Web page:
Having a baby transforms your life, your finances, and your home. When your baby starts moving around, use these do-it-yourself tips to make your house, or those that your baby visits, safer. Even if you have permanent baby proofing solutions in place, we’ve listed some tips for temporary options for when you take the little bundle to parents’ or friends’ houses.
The first rule of baby-proofing: Assume your child can get into much more mischief than seems possible. One must-do—look at things from the baby’s point-of-view. That means getting down on your knees or belly for a view. We’ve listed some ways you can alter common items in your house to protect your baby, toddler, or young child.
Low Shelves and Coffee Tables
We don’t realize how many sharp corners exist in our lives until they threaten our little ones. Low shelves and tables represent a twofold risk: sharp corners, and heavy items your baby could pull onto himself.
The solution: First, move all glass, small, and heavy objects off reachable surfaces. Put them in higher spots or pack them away altogether. Remember heavy coasters or coffee table books. Then, tape washcloths or cut off tennis balls to the corners of tables and shelves. We recommend using painters’ tape because it is easier on paint and wood finishes.
The most dangerous thing about a cabinet is what’s inside. Cabinets in the kitchen, laundry room, and bathroom may contain dangerous chemicals or choking hazards. In fact, every day, U.S. hospitals treat 300 or more children—from babies to teenagers—for accidental poisoning, according to the Center for Disease Control.
The solution: Childproofing your cabinets is easy and cheap—safety locks aren’t expensive or difficult to install. You can lock doors when you visit using rubber bands, hairbands, or rubber bracelets. In addition, close and lock any doors to rooms that might have machinery or chemicals (i.e. laundry room).
Electrical outlets are extremely dangerous. According to the U.S. Consumer Product Safety Commission, 70 percent of child-related electrical accidents occur at home, when adult supervision is present. Modern homes have too many outlets to leave shock up to chance.
The solution: Plug up all (and we mean all) outlets with cheap plastic outlet covers. Keep some spares on hand when you visit others. In addition, remember to unplug all reachable chargers, even when they’re not in use. Babies love to grab chargers and yank. A side benefit—you’ll save electricity; any time chargers are plugged in, electricity flows through them.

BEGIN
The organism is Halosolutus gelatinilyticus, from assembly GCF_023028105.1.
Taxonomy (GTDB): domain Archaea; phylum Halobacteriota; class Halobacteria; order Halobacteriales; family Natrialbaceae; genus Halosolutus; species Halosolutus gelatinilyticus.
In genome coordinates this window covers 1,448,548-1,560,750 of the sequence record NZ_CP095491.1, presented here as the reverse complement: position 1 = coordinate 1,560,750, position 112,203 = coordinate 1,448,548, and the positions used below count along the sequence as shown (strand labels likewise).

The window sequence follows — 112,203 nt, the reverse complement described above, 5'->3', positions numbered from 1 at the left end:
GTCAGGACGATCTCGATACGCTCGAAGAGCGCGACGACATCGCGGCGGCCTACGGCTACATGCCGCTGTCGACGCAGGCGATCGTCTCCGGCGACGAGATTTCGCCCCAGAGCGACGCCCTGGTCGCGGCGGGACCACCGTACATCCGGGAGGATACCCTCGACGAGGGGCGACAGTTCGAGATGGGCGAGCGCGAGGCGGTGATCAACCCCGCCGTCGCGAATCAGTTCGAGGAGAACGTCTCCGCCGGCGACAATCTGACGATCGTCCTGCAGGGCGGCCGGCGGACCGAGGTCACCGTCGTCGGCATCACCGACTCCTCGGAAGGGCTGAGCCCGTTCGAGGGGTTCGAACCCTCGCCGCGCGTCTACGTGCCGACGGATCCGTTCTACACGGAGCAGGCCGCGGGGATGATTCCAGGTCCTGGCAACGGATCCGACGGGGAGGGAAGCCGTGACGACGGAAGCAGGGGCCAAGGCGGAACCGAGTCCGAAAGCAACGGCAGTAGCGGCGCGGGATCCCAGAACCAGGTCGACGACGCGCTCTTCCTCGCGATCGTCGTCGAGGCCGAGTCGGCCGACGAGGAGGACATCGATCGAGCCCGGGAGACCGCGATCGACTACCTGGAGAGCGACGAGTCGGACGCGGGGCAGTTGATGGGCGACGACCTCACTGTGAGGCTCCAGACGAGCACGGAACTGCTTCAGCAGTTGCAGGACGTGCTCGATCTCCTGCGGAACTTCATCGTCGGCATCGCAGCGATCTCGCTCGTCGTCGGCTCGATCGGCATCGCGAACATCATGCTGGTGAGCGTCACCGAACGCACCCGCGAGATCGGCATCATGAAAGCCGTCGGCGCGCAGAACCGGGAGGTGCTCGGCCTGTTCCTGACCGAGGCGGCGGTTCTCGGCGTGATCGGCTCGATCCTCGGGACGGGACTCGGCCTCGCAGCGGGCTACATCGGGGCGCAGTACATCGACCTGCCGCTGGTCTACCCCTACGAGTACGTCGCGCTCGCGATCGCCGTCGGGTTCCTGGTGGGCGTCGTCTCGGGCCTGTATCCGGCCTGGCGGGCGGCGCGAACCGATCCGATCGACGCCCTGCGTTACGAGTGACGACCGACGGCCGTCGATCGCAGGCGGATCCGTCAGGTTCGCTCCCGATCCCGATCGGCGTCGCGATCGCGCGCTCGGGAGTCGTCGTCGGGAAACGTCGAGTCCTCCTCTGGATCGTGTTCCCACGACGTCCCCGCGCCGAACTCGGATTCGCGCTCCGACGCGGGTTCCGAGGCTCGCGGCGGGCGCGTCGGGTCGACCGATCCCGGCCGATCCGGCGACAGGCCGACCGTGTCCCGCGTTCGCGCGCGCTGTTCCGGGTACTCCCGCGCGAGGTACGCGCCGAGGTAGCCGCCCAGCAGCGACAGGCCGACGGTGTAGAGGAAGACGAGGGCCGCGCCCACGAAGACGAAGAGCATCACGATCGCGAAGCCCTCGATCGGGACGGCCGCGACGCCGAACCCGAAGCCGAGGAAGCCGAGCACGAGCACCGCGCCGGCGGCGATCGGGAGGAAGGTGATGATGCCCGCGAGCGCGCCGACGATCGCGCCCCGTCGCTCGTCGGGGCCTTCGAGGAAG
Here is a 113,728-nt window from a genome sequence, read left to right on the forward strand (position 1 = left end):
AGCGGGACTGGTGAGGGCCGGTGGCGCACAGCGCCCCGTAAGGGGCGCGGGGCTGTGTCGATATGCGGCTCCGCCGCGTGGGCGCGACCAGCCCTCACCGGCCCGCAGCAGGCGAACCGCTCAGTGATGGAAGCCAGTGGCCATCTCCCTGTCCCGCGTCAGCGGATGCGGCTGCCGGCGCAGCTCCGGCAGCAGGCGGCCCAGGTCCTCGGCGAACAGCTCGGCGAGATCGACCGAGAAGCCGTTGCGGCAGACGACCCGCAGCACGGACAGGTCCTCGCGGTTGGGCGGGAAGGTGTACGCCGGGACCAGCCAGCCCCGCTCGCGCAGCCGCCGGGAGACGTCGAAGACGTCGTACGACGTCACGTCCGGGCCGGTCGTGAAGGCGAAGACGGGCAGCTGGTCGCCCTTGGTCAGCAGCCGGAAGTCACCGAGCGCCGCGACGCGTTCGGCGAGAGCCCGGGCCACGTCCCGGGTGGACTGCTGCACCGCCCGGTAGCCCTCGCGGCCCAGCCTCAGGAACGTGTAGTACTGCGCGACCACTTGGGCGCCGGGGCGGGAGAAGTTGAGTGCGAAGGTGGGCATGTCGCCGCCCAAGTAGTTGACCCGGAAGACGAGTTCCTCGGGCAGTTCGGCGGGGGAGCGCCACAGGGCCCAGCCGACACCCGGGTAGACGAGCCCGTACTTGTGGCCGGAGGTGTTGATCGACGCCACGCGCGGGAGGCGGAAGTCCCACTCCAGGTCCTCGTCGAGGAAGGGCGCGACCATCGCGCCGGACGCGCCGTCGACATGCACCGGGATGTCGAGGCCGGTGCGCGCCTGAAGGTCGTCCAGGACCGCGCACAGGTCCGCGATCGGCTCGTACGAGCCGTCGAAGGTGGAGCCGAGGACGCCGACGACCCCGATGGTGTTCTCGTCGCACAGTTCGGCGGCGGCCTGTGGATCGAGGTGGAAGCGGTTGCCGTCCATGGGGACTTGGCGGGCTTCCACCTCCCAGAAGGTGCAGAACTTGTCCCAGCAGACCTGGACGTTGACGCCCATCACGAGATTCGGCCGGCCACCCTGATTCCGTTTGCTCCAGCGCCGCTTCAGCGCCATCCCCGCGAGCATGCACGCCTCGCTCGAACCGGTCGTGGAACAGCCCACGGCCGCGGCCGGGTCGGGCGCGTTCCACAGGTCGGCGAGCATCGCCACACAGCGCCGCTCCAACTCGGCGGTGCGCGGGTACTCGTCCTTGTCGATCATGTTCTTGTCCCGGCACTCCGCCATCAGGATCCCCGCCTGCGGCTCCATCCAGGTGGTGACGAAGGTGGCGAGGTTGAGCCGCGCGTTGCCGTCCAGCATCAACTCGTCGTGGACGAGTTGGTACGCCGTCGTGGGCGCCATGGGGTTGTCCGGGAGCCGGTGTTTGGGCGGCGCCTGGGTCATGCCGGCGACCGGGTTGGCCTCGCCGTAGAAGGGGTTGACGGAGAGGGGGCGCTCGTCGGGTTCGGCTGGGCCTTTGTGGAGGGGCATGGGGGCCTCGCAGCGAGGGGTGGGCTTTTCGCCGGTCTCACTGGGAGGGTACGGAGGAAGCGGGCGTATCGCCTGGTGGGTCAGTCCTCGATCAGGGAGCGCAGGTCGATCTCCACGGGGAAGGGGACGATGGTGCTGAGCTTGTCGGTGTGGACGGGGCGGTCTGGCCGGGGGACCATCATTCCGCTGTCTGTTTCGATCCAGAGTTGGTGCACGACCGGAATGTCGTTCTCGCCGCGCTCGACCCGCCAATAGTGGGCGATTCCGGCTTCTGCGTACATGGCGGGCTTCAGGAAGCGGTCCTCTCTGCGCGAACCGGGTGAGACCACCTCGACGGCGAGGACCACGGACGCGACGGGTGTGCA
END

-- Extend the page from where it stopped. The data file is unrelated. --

TVs and Furniture
TVs, as heavy appliances that most families keep within reach, present constant danger for growing children. The estimated number of TV-related ER visits has increased by about 31 percent, according to safekid.org. As TVs get slimmer in the age of flat-screens, they become more and more top heavy and therefore more prone to tip over.
The solution: Anchor the TV, and any other top-heavy furniture, to the wall. This is the best way to insure the baby doesn’t rock a TV stand or pull the TV onto himself or herself. Most sets come with an anchor mechanism; if you can’t find yours, you can buy another at a department or electronics store. If you’re at a friend’s house, of course, you’ll have to do it the old-fashioned way: Watch the child like a hawk.
Every day, U.S. emergency rooms treat nearly 8,000 children for fall-related injuries, adding up to about 2.8 million children a year.
The solution: Everyone knows to put a child safety gate at the top of the stairs, but what about one at the bottom as well? This way, your child can’t climb up halfway and still fall from a significant distance. If you’re at a friend’s house, you’ll have to keep track of the child constantly.
Choking and Strangulation Hazards
Choking is the third leading cause of unintentional injury deaths in American children younger than 1 year old, according to the National Safety Council. Children can choke on small objects, such as their older siblings’ toys, or they can strangle themselves by becoming tangled in the cords for your curtains or blinds.
The solution: Make it fun for the baby’s older siblings to clear a safe area, free of choking hazards. At the very least, explain to them the gravity of the situation. Use a twist tie to bundle cords that operate curtains or blinds and keep them out of reach. That way, you won’t tangle up your cords, but they’ll remain at a safe height.
Everyone wants to create a safe space for a child. Undertake permanent fixes for your home and use portable ones to baby-proof your friend’s apartment, your parents’ house, or even your own dwelling. The temporary fixes won’t inconvenience your friends. And because you can install the home safety solutions on your own, they’ll cost less than having it done professionally.